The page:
Taíno Take-off

2009.Mar.07 Saturday · 3 comments

in Casa SaltShaker, Food & Recipes

“The Caribbean writer today is a creature balanced between limbo and nothingness, exile abroad and homelessness at home.

– Jan Carew, novelist

Buenos Aires – With Ushuaia now left in the distance, though I will be back at some time to check out all the stuff I didn’t get to, and perhaps continue on to El Calafate as well, it’s time to get back to our local food scene. I hadn’t gotten around to writing up last weekend’s dinner before leaving, so let’s start there. Though we’re no longer having “official” themes for the evenings, I still plan to have a sort of core focus, and last weekend was the Dominican Republic, having been Independence Day there.

Pan de Palta or Pan con Aguacate

Starting from the traditional pan con aguacate, a small baguette hollowed out and filled with a mix of avocado, diced red bell pepper and onion, and a squirt of lime juice, I decided to gussie it up a bit and make it more like a bruschetta. Thick slices of Tuscan style bread, pan-fried in seasoned duck fat (garlic, salt, pepper) and then topped with a sliced half of an avocado, dusted with salt and squirted with lime juice, and then topped with a little salad of roasted red and yellow bell peppers, red onion and chives all tossed in a vinaigrette made from a fruit vinegar (“frutos del bosque”, or forest berries), olive oil, salt and pepper.

Sopa Boba

Dominicans are committed carnivores, be it red meat, chicken, or fish, and so while there are vegetable dishes as part of the cuisine, they are often viewed as lesser dishes – including the traditional vegetable soup known as sopa boba or fool’s soup. My version, a quick vegetable broth made with celery, onion, carrot, garlic, black pepper and allspice simmered together for half an hour, pureed and then strained, and then I added diced potato, squash, yuca root and celery. Towards the end of the cooking I added in homemade egg noodles (2 cups flour, 1 egg, pinch of salt, water to come together), cooked those, and then to serve a large amount of finely chopped parsley.

Arrolladito de Centolla con Salsa de Tamarindo

Not based on any particular dish, but more on flavors that I wanted to play around with, I started with the idea of a ravioli filled with king crab and then drizzled with a tamarind sauce. Realizing that I’d decided on a soup with pasta, I decided against the ravioli approach, and instead went with crispy baked phyllo rolls. For the filling, I used my own take on the recipe from my days at the Sazerac House for crabcakes, just skipping the extra breadcrumbs, and filled the phyllo packets with that mixture. The sauce, a mix of tamarind pulp, soy sauce, ginger, sugar, fresh chilies, and wine vinegar. Green onions to garnish.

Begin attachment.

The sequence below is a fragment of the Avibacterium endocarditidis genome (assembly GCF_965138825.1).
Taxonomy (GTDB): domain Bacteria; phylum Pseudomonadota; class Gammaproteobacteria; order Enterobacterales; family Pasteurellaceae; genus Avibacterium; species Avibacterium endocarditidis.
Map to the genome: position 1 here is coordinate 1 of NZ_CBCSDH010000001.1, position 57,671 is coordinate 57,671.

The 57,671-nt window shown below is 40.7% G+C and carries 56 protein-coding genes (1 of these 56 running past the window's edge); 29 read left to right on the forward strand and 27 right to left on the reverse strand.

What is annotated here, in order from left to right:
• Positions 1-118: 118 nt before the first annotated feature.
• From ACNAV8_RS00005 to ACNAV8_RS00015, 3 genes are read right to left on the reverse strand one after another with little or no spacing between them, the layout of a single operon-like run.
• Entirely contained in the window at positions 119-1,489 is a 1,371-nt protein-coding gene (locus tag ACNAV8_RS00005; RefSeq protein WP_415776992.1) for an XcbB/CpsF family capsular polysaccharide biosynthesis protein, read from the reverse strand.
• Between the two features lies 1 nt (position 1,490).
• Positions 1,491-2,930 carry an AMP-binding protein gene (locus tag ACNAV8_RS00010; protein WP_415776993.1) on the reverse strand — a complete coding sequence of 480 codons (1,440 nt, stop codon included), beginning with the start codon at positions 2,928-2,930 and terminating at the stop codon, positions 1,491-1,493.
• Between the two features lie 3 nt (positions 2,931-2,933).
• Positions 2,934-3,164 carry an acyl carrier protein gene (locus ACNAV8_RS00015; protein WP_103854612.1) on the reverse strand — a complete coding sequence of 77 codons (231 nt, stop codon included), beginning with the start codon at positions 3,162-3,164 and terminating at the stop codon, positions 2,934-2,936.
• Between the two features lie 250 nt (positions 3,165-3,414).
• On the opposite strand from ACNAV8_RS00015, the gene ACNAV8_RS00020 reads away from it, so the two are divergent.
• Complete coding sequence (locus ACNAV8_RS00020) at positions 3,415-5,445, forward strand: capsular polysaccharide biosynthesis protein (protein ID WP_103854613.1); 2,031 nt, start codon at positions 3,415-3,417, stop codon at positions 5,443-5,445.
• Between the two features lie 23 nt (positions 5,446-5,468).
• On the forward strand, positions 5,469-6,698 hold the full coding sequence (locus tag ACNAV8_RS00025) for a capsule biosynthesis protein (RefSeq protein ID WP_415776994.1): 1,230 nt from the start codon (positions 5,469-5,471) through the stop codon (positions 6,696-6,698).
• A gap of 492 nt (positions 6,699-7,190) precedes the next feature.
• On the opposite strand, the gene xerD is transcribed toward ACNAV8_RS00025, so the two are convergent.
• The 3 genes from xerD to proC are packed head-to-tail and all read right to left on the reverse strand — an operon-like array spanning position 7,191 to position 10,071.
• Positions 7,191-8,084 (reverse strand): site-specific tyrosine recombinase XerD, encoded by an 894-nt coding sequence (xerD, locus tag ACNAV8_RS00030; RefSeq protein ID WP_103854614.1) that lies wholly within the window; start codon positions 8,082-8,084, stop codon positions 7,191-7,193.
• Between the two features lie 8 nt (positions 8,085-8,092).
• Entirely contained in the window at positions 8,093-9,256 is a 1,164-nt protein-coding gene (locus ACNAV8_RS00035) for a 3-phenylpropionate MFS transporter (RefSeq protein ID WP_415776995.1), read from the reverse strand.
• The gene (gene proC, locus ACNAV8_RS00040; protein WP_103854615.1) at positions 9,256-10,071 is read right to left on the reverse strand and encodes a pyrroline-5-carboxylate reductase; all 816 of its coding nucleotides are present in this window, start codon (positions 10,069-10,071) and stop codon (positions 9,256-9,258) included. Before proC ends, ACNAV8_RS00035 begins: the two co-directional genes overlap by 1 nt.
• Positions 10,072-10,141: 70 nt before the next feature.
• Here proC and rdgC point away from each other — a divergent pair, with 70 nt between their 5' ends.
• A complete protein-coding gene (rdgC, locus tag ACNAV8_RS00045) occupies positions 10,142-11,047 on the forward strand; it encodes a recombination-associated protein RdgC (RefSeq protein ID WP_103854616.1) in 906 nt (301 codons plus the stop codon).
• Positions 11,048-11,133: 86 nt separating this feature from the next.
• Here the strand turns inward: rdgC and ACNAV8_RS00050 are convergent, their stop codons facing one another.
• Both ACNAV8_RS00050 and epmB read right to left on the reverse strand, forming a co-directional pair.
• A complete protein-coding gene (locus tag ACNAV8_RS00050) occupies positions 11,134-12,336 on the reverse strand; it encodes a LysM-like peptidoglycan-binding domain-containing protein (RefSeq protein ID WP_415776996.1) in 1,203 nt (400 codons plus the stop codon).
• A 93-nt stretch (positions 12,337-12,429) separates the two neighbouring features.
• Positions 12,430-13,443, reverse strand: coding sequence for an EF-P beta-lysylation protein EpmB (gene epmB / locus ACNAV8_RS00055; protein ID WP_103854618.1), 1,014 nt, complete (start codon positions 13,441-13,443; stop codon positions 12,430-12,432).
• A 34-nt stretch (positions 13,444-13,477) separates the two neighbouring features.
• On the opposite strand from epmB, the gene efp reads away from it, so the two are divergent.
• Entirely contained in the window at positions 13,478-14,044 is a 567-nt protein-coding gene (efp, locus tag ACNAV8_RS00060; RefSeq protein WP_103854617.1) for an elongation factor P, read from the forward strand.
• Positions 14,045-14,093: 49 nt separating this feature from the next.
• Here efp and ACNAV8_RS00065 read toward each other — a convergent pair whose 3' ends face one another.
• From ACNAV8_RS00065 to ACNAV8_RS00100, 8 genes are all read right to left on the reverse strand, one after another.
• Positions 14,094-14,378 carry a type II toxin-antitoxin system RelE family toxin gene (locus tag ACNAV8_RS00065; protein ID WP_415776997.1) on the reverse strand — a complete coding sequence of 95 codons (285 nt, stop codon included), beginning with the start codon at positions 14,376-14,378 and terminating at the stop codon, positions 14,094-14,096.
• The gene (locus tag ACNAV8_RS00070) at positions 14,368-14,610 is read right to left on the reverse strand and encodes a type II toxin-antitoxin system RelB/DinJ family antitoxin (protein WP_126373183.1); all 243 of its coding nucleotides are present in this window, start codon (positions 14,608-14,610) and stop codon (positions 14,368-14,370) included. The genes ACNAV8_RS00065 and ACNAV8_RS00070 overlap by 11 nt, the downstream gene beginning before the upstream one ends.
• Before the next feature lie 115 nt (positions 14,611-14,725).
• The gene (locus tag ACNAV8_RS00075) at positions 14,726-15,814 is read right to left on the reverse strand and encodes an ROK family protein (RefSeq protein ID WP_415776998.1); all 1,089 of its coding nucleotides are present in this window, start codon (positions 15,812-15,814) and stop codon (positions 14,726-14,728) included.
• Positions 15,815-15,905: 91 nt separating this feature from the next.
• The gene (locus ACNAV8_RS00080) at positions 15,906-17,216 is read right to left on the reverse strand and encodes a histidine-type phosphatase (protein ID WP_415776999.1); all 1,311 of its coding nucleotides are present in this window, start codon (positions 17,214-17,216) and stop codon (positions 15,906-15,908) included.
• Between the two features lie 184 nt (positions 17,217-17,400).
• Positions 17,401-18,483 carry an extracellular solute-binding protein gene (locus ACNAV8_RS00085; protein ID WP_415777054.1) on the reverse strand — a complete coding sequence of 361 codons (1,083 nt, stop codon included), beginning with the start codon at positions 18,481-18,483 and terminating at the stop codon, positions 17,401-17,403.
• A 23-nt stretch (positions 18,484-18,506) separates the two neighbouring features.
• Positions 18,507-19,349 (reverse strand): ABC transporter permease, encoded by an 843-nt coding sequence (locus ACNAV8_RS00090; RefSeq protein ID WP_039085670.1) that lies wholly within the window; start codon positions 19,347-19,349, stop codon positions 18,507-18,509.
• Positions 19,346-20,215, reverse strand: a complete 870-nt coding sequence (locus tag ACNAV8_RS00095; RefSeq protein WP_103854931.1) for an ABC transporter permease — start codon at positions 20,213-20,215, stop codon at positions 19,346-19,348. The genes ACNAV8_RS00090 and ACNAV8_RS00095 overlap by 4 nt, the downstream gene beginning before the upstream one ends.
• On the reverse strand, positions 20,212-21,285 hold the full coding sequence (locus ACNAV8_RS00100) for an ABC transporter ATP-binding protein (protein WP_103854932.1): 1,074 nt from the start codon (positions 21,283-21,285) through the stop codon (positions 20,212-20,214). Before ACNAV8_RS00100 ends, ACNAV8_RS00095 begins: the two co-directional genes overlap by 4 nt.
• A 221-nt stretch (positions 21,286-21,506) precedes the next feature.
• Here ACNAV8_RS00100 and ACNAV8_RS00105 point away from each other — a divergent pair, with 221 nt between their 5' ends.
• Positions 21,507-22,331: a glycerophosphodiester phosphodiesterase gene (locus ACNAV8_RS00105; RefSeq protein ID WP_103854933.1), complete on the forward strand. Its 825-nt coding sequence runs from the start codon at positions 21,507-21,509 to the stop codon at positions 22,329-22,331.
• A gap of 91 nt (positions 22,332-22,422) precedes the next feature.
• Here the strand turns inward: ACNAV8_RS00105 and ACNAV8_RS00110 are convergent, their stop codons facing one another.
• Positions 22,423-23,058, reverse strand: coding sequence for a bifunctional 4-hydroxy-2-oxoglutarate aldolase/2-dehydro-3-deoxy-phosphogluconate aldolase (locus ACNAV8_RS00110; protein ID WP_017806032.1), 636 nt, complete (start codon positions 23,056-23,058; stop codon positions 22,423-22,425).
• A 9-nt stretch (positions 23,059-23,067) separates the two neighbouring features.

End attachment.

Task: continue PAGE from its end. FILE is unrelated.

Huatia Sulcana

Going totally away from the Dominican Republic, I’d been promising Henry to make the Huátia Sulcana from Peru, and it seemed to fit the general flavors of the dinner as a nice progression. The recipe I’ve presented before from experimenting with it. I used rib-eye steaks and for the herbs, a large quantity of mint, basil, cilantro, oregano, thyme and rosemary. And I do mean a large quantity – I filled an entire colander with the herbs, in volume, probably the same amount as the meat. It gave a really delightful, intense flavor to the sauce. Served over jasmine rice.

Mango Chocolate Tart

A mango and chocolate tart – just because – and mango fits the theme, right? The crust, the simple cocoa based one that I’ve used many times before, likewise the ganache topping. The mango custard – brought ¾ cup of milk and ¾ cup of cream along with 1½ cups of sugar and a pinch of salt to the near boiling point. In a blender I pureed the flesh of two very ripe mangoes, roughly 2 cups or a little less of puree, added the milk mixture, and then folded in four whole eggs that I’d beaten until stiff. Baked in the oven for about an hour at 375°F, cooled, topped with the ganache mixture and chilled.

Now, back into the kitchen to see what kind of trouble I can get into this weekend with Ligurian inspired dishes….


{ 2 comments… read them below or add one }

Paz March 8, 2009 at 23:54

I love Dominican food! I’d love to taste EVERYTHING you’ve posted here.


dan March 9, 2009 at 07:52

Well, you know, we are still awaiting your visit!

Leave a Comment

{ 1 trackback }

Previous post:

Next post: